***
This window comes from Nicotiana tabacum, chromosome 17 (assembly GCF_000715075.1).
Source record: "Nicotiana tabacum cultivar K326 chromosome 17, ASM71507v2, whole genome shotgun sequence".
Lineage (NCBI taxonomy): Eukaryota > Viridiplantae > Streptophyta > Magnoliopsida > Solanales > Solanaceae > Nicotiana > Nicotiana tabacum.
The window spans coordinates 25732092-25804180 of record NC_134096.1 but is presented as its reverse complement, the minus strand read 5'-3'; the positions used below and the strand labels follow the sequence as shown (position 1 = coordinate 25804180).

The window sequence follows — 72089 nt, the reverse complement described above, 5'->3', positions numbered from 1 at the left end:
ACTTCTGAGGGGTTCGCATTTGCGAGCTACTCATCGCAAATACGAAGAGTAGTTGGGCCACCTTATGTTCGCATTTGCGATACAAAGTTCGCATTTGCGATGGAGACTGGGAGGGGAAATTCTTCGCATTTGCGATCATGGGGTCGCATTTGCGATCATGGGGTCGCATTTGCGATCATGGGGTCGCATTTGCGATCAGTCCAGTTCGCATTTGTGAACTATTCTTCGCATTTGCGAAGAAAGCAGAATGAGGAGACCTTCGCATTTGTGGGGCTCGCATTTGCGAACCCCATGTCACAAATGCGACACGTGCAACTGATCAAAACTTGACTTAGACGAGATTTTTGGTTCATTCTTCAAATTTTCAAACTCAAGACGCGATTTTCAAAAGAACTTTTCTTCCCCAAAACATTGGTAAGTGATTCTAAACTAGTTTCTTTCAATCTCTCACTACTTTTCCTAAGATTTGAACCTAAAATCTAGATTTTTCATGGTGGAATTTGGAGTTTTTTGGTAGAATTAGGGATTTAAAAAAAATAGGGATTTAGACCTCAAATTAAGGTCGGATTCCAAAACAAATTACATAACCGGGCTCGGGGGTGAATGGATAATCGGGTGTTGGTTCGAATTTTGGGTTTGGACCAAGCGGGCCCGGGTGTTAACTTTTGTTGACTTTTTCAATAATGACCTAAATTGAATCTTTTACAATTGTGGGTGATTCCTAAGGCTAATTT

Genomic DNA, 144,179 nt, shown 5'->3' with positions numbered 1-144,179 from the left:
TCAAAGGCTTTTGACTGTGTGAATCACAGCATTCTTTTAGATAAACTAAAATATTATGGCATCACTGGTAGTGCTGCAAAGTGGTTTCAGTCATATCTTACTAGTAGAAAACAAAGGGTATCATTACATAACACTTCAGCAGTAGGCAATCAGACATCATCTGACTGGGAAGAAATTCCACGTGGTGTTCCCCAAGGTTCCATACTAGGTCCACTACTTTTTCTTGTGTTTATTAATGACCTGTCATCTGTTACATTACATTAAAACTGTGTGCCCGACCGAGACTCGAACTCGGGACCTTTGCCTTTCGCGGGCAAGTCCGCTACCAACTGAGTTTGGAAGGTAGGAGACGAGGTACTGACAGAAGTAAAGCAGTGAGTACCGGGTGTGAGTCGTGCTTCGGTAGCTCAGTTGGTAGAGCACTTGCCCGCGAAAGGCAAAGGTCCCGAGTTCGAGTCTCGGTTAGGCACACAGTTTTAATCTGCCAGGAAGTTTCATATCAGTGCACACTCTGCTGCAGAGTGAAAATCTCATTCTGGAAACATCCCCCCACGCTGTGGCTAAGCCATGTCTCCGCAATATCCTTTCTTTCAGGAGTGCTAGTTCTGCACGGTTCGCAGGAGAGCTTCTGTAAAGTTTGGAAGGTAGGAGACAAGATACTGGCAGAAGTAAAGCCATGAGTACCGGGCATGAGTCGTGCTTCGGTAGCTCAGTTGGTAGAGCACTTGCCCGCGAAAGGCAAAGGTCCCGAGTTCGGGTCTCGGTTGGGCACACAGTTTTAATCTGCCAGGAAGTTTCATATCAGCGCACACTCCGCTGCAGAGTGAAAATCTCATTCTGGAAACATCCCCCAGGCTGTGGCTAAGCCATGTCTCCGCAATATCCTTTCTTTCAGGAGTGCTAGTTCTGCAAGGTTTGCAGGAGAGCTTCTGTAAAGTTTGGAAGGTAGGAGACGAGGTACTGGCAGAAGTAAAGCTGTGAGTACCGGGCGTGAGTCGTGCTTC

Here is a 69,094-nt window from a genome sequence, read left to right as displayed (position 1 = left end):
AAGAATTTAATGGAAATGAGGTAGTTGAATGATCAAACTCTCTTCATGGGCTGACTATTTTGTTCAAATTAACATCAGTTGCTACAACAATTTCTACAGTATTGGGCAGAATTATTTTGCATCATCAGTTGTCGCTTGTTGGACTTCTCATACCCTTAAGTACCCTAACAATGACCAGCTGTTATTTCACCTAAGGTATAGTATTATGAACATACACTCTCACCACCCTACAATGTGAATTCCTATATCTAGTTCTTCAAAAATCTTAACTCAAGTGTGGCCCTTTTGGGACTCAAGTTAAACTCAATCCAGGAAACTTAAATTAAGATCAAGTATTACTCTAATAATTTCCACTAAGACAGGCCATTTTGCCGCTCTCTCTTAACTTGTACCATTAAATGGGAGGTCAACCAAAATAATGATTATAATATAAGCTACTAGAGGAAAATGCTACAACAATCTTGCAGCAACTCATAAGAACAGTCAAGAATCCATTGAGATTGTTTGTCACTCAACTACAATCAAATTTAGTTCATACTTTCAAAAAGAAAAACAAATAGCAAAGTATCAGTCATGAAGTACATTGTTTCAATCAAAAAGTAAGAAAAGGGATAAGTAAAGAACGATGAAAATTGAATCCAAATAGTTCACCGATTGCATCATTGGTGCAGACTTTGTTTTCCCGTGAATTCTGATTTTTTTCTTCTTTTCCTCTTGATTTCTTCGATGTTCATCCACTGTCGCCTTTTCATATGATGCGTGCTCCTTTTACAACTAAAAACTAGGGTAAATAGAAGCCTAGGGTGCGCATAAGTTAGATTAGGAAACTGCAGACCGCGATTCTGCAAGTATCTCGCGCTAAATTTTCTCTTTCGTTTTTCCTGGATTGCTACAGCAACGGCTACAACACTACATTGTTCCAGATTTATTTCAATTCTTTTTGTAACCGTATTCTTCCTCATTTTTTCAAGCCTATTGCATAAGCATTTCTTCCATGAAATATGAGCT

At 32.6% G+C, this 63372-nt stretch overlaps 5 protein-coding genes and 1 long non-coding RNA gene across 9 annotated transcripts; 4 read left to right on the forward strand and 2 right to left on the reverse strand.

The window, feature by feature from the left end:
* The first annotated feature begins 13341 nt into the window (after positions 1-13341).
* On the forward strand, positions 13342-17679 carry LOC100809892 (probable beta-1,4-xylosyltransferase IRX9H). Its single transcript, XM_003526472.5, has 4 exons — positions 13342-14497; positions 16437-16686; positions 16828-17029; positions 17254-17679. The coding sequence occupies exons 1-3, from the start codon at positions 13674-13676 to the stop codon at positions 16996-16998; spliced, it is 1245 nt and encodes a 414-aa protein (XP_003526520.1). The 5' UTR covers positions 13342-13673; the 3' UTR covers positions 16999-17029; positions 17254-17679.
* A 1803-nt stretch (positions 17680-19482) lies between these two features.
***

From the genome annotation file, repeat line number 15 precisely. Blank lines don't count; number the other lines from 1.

* A 1803-nt stretch (positions 17680-19482) lies between these two features.